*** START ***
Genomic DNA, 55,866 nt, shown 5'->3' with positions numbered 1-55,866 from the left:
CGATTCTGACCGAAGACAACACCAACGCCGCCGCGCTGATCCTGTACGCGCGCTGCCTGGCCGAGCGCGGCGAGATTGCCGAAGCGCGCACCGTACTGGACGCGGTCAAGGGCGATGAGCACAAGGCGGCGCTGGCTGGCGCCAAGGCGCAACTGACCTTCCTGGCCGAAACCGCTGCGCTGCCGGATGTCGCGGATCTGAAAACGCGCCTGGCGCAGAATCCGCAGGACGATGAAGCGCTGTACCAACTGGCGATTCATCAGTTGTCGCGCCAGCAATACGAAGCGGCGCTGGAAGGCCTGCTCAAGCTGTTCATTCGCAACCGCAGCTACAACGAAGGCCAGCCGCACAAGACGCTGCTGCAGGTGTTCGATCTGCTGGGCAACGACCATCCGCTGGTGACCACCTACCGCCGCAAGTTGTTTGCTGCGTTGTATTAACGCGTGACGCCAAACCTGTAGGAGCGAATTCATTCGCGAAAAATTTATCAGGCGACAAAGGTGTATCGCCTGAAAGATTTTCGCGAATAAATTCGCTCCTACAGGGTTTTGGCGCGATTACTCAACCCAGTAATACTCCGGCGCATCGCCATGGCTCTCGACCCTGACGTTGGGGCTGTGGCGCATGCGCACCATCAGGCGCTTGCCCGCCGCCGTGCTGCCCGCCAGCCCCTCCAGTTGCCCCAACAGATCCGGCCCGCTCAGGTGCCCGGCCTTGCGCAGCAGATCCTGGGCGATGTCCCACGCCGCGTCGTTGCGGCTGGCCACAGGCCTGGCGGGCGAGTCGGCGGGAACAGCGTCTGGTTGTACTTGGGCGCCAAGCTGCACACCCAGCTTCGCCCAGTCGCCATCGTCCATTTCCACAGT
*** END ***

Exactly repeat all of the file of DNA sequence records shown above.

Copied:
Genomic DNA, 55,866 nt, shown 5'->3' with positions numbered 1-55,866 from the left:
CGATTCTGACCGAAGACAACACCAACGCCGCCGCGCTGATCCTGTACGCGCGCTGCCTGGCCGAGCGCGGCGAGATTGCCGAAGCGCGCACCGTACTGGACGCGGTCAAGGGCGATGAGCACAAGGCGGCGCTGGCTGGCGCCAAGGCGCAACTGACCTTCCTGGCCGAAACCGCTGCGCTGCCGGATGTCGCGGATCTGAAAACGCGCCTGGCGCAGAATCCGCAGGACGATGAAGCGCTGTACCAACTGGCGATTCATCAGTTGTCGCGCCAGCAATACGAAGCGGCGCTGGAAGGCCTGCTCAAGCTGTTCATTCGCAACCGCAGCTACAACGAAGGCCAGCCGCACAAGACGCTGCTGCAGGTGTTCGATCTGCTGGGCAACGACCATCCGCTGGTGACCACCTACCGCCGCAAGTTGTTTGCTGCGTTGTATTAACGCGTGACGCCAAACCTGTAGGAGCGAATTCATTCGCGAAAAATTTATCAGGCGACAAAGGTGTATCGCCTGAAAGATTTTCGCGAATAAATTCGCTCCTACAGGGTTTTGGCGCGATTACTCAACCCAGTAATACTCCGGCGCATCGCCATGGCTCTCGACCCTGACGTTGGGGCTGTGGCGCATGCGCACCATCAGGCGCTTGCCCGCCGCCGTGCTGCCCGCCAGCCCCTCCAGTTGCCCCAACAGATCCGGCCCGCTCAGGTGCCCGGCCTTGCGCAGCAGATCCTGGGCGATGTCCCACGCCGCGTCGTTGCGGCTGGCCACAGGCCTGGCGGGCGAGTCGGCGGGAACAGCGTCTGGTTGTACTTGGGCGCCAAGCTGCACACCCAGCTTCGCCCAGTCGCCATCGTCCATTTCCACAGT